The kit comes with 9mm axle extenders which widen the trucks stance an extra 18mm total. This is more to keep the trucks overall dimensions square and help it's stability as the 25mm chassis extension would have otherwise made for a stretched looking truggy. There are other axle extender lengths available but I have found the stock length to be the best area to settle on. The kit doesn't include tyres of any sort but comes with a set of zero offset ten spoke wheels for you to mount your choice of rubber. 



The radio tray and receiver box has not changed at all from the original ST-R but really didn't need to be as it is functional and well sealed against moisture and dirt. The ability to remove the whole radio tray/box arrangement for cleaning with just 8 screws is very useful.



The only other changes to this version of Kyosho's flagship truggy are the omission of the blue alloy ball end retainers on the upper arms at the rear and a new front suspension plate at the front of the truggy. The change to plastic braces and the removal of the ball end retainers is something I wasn't expecting but it all saves weight without compromising functionality so is more than welcome if it helps the truck go faster. Quite a few of the U.S. Pro drivers are actually replacing the alloy radio tray posts with plastic ones to reduce the weight even further.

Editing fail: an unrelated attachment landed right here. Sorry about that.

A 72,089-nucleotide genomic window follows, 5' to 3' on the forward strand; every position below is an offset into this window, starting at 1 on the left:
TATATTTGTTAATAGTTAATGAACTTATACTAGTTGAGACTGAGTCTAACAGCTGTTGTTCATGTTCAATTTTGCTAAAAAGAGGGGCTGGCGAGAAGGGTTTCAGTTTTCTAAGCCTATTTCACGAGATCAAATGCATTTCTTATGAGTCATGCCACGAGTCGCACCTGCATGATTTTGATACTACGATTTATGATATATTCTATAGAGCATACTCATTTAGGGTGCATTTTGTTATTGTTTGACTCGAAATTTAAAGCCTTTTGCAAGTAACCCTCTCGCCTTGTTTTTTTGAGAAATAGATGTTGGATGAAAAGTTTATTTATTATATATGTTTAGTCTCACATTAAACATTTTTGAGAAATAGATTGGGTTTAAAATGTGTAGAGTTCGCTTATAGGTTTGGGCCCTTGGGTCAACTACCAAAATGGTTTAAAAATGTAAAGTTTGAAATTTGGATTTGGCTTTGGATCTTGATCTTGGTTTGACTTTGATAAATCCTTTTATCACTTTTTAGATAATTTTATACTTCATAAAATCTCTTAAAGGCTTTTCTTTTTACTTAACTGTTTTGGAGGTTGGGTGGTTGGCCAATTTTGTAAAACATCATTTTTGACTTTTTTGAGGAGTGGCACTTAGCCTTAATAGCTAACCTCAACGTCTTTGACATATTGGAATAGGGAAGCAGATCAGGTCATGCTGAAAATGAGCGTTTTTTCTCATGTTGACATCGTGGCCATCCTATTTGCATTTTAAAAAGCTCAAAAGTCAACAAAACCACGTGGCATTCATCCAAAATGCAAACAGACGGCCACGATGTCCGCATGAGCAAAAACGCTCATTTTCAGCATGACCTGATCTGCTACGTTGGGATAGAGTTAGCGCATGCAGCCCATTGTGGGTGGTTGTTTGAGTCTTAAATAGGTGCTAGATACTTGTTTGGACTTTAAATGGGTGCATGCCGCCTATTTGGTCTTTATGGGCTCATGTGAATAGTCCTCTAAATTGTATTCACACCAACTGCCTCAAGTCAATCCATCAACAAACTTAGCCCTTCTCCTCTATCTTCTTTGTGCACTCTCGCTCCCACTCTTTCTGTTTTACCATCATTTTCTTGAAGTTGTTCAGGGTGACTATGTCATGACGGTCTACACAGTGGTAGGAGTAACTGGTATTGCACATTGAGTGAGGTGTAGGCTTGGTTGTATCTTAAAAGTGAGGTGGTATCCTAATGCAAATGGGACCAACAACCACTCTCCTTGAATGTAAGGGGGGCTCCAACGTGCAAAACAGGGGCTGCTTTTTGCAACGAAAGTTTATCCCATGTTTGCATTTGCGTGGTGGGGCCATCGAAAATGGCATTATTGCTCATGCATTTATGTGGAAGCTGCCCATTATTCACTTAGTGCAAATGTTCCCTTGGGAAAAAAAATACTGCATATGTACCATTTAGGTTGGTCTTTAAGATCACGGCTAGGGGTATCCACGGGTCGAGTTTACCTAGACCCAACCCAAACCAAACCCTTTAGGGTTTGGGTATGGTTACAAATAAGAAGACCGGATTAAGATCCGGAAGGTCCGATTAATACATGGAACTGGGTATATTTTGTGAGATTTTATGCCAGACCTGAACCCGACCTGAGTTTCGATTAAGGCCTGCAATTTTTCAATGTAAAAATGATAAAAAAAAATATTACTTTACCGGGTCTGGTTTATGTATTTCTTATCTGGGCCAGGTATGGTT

Living with the ST-RR


The ST-R was no slouch when it came to handling but the ST-RR is a step above and beyond it's predecessor. Powered by my Sirio .21B STI and soon to be O.S. Speed,  the longer chassis and wider stance gives it a far smoother, more stable, run at speed over any blown out and rutted areas of a track. The big bores are supremely capable of soaking up knocks that would otherwise have put the truggy out of shape. They allow you to keep on the power in situations you would otherwise be rolling across.. Jump handling is predictable and smooth, especially on landing. Having the ability to get back on power quickly after landing is extremely important and the big bores allow you to get the truck back in control faster than the previous setup. The braking, as I mentioned before is awesome, I have been waiting for an excuse to upgrade to a set of Cradocks for months but have had no reason to buy them with the stock brakes being extremely good and hard wearing.